A feasibility study carried out by the IMO in 2006 in relation to the development of the ICGN reported a lack of maritime domain awareness and virtually no presence (vessel) in the exclusive economic zones of the West Central Africa regions. Of the 15 countries visited, Senegal, Ghana and Nigeria were the only countries with a minimal capacity to intervene at sea, outside of harbour approaches. The facilities for going beyond littoral zones were recorded as very limited and did not display a high level of operational availability or readiness. The structures were noted as mostly military, and it was deduced that there was little or no co-operation with neighbouring States. 

In October 2004, the Secretary-General of MOWCA convened in Abidjan, the Republic of Cote D’Ivoire, a MOWCA Working Group of Experts. Recommendations were submitted to the 4th Session of the Bureau of Ministers of MOWCA, held in Luanda, Republic of Angola, 22nd -24th March, 2005. The 4th Bureau of Ministers agreed to divide the sub-region into four Coastguard Zones to ensure that not more than five coastal member States are in a Coastguard Zone in order to ensure a more effective zone coordination.

Zone 1

Mauritania, Senegal, Gambia, Guinea Bissau, Cape Verde
CG Centre Dakar, Senegal

Zone 2

Guinea, Sierra Leone, Liberia, Cote D’Ivoire and Ghana
CG Centre Abidjan, Cote D’Ivoire

Zone 3

Togo. Benin, Nigeria, Cameroon, Equatorial Guinea
CG Centre Lagos, Nigeria

Zone 4

Zone IVGabon, Sao Tome and Principe, Congo, Congo DR, Angola
CG Centre Pointe Noire, Congo

During July 2008, the General Assembly of MOWCA Bureau of Ministers adopted the Memorandum of Understanding on the Establishment of a Sub-Regional Integrated Coast Guard Network in West and Central Africa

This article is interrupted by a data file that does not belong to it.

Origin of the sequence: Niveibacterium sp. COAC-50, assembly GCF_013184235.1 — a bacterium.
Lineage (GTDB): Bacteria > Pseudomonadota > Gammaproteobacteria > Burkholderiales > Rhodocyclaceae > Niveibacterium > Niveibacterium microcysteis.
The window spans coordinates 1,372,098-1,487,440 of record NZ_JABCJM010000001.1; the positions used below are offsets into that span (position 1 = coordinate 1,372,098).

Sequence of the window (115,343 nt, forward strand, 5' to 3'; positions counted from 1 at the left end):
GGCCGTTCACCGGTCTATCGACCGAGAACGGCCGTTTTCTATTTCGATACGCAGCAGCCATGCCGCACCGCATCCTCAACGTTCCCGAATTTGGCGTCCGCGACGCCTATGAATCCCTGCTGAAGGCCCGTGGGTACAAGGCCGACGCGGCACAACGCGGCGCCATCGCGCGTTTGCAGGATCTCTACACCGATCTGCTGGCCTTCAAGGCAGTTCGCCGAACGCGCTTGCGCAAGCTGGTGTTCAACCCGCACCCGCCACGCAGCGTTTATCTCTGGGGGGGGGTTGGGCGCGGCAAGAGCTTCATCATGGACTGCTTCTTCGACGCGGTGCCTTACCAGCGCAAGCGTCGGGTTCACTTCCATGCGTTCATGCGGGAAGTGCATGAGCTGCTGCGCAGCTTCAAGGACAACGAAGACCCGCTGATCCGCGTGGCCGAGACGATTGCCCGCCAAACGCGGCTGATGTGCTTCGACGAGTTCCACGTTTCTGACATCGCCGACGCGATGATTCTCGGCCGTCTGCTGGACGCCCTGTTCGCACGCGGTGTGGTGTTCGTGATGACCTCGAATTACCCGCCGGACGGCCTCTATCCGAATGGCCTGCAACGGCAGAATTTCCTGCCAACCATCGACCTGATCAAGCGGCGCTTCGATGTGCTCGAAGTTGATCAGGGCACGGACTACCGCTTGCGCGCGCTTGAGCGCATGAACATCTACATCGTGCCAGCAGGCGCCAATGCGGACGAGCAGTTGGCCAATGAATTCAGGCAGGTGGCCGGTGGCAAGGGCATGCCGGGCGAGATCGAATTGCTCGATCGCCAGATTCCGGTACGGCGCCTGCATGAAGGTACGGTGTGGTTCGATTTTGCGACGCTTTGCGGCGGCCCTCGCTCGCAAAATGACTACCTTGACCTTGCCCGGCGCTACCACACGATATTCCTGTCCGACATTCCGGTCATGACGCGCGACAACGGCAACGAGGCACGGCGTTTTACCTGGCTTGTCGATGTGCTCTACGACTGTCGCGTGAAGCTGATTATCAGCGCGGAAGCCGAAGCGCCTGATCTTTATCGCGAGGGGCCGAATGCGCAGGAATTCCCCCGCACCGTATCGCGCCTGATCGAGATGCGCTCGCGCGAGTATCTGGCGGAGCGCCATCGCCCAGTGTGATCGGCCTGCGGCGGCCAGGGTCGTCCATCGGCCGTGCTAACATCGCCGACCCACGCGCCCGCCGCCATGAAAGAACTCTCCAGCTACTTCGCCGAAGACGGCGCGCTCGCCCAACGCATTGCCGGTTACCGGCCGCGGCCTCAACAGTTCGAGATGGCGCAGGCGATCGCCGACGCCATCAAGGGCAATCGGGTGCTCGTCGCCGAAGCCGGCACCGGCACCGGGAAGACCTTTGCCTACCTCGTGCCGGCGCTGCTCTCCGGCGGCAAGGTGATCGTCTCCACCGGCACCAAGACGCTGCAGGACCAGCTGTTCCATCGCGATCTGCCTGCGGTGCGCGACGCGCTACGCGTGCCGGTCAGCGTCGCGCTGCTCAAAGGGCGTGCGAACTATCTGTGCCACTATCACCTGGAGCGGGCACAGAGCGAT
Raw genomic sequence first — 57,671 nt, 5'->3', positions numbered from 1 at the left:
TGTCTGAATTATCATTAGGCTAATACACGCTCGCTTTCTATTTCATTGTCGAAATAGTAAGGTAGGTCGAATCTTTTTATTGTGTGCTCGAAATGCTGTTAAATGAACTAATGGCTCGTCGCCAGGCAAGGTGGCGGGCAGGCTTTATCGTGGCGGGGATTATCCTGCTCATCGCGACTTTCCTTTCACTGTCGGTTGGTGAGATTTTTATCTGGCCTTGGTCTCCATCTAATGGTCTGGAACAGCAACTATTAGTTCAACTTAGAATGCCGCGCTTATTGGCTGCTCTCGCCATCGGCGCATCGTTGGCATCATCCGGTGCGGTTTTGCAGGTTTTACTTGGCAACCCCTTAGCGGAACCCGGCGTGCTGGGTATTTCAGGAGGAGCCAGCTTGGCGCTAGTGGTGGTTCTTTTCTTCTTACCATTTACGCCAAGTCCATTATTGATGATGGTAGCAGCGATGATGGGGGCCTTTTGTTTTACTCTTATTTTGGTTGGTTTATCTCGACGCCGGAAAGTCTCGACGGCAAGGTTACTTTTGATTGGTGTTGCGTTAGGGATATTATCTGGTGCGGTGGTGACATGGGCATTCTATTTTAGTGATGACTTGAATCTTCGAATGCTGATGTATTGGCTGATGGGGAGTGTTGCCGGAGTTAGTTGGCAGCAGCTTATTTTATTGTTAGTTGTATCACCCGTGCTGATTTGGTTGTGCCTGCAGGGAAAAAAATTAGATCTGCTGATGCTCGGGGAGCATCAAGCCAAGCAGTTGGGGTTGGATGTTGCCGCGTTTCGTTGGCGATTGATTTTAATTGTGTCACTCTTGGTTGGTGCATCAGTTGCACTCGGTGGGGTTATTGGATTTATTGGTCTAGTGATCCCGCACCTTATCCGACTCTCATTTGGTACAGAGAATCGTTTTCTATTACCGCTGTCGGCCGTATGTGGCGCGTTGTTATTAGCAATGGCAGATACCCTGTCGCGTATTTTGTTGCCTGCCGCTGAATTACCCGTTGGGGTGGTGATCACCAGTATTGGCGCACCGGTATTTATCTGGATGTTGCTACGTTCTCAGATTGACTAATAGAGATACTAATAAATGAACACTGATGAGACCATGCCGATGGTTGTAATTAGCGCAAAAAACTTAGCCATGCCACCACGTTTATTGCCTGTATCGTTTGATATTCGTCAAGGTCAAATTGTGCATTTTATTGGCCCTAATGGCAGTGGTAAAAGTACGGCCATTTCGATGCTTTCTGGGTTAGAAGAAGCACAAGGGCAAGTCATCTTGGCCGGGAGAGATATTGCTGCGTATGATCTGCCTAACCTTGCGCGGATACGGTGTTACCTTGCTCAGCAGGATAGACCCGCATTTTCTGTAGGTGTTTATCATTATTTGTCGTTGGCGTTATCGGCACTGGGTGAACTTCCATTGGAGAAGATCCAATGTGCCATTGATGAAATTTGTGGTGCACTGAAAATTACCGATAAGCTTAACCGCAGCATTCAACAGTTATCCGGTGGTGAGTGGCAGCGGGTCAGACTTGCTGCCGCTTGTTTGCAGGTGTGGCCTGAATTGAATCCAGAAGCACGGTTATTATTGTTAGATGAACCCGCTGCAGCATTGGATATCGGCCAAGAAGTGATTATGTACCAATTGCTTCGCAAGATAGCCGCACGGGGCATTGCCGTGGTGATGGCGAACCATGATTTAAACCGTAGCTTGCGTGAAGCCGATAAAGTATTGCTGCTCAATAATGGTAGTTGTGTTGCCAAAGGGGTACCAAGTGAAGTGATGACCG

The "Maritime Policy of Central and West African countries” International Symposium on Maritime Transport and Marine Economy in Central and West African countries was held from 28 September to 02 October 2009 at the "Palais des Congrès”, Cotonou, Republic of Benin under the Patronage of His Excellency Dr. Boni YAYI, President of the Republic of Benin, Head of State and Government. Phase 2 of the symposium was a Ministerial meeting, which was held from 01 to 02 October, 2009. Outcomes included:  

Member States are urged to sign the MOU on the MOWCA Sub regional Coastguard Network

Member States request MOWCA to disseminate  a comprehensive information paper defining the status, organisation and mechanism of the implementation of the  MOWCA Coastguard Network;

Member States should accelerate the  establishment of coastguard services within national maritime administrations under the supervision of Ministries in charge of merchant marine and participate actively in the establishment of the MOWCA Coastguard Network to enhance the enforcement of maritime safety, security and protection of the marine environment in the sub-region;

MOWCA is requested to create a union of maritime administrators with a view to enhancing collaboration among Member States;

Member States are urged to accelerate the implementation of the ISPS Code and update the Safety Evaluation Plans of their various ports.